Presidents garden too

When we think of President’s Day, we often think of history, politics, independence or freedom, but did you know many United States presidents were also avid gardeners and plant lovers?

This goes back to our very first president, George Washington, who never lived in the White House, but who oversaw the development of Mount Vernon and its gardens. Each part of the landscape was individually designed to complement the native environment, as well as provide practical use. For instance, the Washingtons had a rose garden where rose petals were collected and used for eating, garnishing food or making rosewater.

cabbage plants
Varieties of cabbage were staples for the White House vegetable garden in the early years. Photo by Wendy Hanson Mazet, Cooperative Extension.

When the White House was built, landscaping was one of the first items on the list. Thomas Jefferson organized the site and created barriers from the surrounding swamps. He was an avid gardener and plant lover, so he planted groves of trees, including fruit trees. Apart from the White House grounds, Jefferson’s Monticello Gardens are still some of the most spectacular to visit.

Most of our early presidents had vegetable gardens on the grounds because it was customary for the president to supply food for the White House staff. Produce from the gardens were a staple for the White House dinner table, providing numerous varieties of vegetables, fruits and other edible plants. Vegetable gardens were also important during the World War I and II administrations, with the call for victory gardens across the nation. Woodrow Wilson included an edible demonstration garden to encourage Americans to grow their own food.

The first White House flower garden was planted by John Quincy Adams, who enjoyed flowers and ornamental plants. First Lady Ellen Axson Wilson designed the first rose garden at the White House, which is now the Kennedy Rose Garden and one of the most well-known gardens at the White House. President John F. Kennedy, a plant-lover, wanted a place to have events that also included botanical interest for every season. Flowers bloom almost all year long in the Kennedy Rose Garden, and despite its name, it’s not just roses!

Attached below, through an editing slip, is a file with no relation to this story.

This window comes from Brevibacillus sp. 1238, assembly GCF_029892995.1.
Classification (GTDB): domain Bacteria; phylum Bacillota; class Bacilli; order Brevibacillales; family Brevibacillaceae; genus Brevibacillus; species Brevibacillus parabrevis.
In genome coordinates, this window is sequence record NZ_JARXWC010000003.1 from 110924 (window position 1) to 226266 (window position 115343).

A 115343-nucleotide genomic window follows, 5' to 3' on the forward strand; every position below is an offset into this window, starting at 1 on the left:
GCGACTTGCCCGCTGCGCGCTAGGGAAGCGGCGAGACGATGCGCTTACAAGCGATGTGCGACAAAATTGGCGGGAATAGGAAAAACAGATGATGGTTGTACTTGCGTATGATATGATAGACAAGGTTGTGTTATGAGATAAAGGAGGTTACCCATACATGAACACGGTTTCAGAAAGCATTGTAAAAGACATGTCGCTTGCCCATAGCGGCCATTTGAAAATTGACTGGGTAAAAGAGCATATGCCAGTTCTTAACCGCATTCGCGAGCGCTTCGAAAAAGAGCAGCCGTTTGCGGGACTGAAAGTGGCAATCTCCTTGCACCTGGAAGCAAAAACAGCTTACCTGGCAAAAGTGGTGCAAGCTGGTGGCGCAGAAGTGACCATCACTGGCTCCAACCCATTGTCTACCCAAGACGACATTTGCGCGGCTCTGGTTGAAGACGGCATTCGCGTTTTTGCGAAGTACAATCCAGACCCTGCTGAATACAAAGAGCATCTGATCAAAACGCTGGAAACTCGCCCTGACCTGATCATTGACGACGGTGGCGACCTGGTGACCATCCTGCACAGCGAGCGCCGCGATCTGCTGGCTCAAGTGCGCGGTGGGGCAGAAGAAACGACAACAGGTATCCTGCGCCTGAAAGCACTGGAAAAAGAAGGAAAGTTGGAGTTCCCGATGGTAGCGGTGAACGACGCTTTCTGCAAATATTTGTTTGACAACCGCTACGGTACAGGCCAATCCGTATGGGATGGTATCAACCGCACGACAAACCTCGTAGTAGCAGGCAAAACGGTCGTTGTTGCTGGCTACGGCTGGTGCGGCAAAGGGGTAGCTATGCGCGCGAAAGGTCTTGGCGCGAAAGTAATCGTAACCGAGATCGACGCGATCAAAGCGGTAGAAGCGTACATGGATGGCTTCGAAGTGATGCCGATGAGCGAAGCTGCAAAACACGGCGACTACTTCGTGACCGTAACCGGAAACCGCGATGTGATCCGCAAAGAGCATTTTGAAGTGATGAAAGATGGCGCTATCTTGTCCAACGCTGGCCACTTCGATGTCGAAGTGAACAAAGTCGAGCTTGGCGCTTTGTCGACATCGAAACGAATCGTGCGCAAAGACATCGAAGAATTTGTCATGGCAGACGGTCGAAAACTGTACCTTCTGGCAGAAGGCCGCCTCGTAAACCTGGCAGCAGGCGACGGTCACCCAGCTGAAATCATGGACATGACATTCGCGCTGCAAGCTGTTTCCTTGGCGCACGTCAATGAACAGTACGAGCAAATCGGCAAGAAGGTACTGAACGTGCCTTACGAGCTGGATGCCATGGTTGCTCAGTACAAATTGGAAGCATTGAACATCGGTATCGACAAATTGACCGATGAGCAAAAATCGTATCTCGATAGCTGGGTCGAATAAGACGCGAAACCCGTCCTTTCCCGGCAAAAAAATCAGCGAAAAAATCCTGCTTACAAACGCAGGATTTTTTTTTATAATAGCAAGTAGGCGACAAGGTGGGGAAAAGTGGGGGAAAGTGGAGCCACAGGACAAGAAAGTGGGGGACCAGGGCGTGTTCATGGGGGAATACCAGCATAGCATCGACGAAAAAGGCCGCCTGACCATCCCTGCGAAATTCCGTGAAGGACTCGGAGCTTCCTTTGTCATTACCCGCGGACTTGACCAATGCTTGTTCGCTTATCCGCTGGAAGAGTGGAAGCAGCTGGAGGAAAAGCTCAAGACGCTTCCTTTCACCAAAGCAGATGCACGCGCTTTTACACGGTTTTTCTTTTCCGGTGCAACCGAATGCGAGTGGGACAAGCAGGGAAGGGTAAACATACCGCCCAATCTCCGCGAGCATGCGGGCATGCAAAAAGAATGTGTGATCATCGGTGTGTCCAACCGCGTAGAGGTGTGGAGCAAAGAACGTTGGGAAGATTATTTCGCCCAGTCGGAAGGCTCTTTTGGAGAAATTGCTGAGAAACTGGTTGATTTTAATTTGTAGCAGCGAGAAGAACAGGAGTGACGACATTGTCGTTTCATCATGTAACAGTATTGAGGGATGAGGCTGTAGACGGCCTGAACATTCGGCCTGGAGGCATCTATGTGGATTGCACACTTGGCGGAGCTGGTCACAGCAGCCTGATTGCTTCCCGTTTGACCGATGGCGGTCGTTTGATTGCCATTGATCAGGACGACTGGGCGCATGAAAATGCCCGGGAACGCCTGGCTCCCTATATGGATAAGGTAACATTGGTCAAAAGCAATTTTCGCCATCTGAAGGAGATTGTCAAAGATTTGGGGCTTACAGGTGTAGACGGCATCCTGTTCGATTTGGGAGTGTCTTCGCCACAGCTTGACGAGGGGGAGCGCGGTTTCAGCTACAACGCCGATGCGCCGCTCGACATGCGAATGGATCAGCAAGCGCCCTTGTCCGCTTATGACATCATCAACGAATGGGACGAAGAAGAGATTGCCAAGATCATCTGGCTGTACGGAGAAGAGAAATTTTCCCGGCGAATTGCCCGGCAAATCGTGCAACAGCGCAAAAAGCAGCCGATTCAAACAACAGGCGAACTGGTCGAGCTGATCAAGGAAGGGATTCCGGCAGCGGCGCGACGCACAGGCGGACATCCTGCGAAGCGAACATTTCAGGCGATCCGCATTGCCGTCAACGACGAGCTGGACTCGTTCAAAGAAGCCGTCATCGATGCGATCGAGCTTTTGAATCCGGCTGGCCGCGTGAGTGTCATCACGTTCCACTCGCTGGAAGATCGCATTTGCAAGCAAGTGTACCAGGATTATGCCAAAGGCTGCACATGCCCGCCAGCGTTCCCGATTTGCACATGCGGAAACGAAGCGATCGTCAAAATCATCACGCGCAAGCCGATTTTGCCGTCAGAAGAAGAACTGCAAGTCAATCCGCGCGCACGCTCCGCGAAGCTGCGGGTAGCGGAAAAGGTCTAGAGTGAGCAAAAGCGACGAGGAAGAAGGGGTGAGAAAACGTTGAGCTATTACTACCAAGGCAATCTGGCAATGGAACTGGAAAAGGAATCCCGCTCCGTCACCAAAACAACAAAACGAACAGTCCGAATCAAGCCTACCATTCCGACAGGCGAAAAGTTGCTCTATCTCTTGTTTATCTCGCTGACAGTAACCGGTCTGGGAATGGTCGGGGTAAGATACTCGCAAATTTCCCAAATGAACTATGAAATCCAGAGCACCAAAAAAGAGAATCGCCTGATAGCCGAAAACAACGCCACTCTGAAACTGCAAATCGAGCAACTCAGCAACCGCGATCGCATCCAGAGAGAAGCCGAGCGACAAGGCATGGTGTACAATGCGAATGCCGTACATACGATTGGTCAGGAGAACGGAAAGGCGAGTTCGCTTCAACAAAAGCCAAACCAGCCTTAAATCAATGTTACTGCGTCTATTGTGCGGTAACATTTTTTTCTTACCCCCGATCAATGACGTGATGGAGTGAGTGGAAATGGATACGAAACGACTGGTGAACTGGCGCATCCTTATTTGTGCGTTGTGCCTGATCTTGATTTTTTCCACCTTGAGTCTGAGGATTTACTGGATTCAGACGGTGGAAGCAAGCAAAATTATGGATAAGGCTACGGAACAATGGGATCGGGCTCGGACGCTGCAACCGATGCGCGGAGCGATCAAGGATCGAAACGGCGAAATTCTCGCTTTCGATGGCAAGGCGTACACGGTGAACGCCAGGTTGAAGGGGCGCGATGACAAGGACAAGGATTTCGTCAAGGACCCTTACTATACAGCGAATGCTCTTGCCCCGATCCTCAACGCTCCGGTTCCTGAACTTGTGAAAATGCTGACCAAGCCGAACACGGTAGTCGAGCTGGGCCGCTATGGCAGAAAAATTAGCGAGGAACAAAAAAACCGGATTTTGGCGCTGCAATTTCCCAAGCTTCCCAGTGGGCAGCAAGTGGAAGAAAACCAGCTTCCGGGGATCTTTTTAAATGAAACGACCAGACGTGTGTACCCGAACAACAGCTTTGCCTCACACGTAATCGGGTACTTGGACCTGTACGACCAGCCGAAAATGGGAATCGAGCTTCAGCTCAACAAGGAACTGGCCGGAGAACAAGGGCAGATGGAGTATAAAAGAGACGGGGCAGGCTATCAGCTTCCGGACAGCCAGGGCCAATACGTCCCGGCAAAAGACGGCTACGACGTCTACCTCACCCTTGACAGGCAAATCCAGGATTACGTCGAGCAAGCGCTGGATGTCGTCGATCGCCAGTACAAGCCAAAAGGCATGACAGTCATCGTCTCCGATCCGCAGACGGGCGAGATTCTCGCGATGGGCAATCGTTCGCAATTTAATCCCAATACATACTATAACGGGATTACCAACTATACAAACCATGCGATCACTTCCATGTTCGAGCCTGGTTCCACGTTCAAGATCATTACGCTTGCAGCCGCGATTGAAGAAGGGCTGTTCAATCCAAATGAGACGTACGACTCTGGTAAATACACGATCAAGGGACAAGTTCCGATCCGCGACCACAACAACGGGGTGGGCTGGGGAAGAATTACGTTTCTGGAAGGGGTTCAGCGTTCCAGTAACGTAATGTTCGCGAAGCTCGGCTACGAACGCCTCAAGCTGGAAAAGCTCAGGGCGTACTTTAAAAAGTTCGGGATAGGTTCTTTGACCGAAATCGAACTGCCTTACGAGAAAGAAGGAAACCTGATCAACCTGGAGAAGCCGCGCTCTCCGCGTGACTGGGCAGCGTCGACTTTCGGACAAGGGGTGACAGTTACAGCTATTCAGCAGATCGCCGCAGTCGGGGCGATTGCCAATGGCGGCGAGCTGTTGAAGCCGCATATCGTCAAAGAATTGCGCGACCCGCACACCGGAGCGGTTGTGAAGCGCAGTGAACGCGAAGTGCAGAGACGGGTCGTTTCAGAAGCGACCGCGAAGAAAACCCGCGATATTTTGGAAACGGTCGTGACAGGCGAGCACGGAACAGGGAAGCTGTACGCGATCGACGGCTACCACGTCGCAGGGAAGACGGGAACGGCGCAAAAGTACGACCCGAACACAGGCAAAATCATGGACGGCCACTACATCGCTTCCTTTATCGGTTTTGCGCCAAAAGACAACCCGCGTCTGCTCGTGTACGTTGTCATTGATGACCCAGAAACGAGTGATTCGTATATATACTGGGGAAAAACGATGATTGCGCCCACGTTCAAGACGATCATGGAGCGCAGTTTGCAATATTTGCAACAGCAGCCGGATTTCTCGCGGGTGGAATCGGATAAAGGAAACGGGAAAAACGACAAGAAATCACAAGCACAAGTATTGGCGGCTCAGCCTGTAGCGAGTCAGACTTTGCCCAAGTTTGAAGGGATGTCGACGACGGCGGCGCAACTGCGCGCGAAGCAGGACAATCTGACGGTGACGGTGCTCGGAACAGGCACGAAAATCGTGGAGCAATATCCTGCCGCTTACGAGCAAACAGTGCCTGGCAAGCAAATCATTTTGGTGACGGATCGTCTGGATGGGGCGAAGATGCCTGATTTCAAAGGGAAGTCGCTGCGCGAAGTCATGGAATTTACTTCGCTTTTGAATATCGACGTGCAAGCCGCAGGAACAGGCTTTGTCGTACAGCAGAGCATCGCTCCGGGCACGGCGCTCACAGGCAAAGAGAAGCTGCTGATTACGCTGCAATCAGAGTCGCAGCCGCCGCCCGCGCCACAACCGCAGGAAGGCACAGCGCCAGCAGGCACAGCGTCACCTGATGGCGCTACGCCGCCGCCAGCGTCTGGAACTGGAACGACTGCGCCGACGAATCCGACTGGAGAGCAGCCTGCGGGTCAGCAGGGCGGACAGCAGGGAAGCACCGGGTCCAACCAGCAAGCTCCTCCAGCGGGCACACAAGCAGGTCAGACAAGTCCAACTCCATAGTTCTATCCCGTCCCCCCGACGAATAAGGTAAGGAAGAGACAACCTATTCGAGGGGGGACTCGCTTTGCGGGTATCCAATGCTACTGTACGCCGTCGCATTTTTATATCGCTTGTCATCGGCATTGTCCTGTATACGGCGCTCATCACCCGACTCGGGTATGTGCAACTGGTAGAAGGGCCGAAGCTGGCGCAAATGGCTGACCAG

Some presidents even went far enough to build growing structures to include tropical species. Andrew Jackson created an orangery on the White House grounds, where he grew tropical fruit trees and flowers. During James Buchanan’s presidency, a conservatory was built with rooms dedicated to specific plants such as orchids, ferns and camellias.

In recent years, First Lady Michelle Obama’s Kitchen Garden has been a way to bring back the past traditions of White House vegetable gardens. She used the garden to educate youth on eating healthy with fruits and vegetables. She also donated much of the produce to the homeless in Washington D.C.

No matter their political views or stance on the issues, gardening was a pastime for many of our presidents, and each one, along with his wife, left a botanical mark.

Jenn Fisher is the Commercial Horticulture Program coordinator with University of Nevada Cooperative Extension. Learn what grows well locally; contact a Master Gardener at 775-336-0265 or mastergardeners@unce.unr.edu.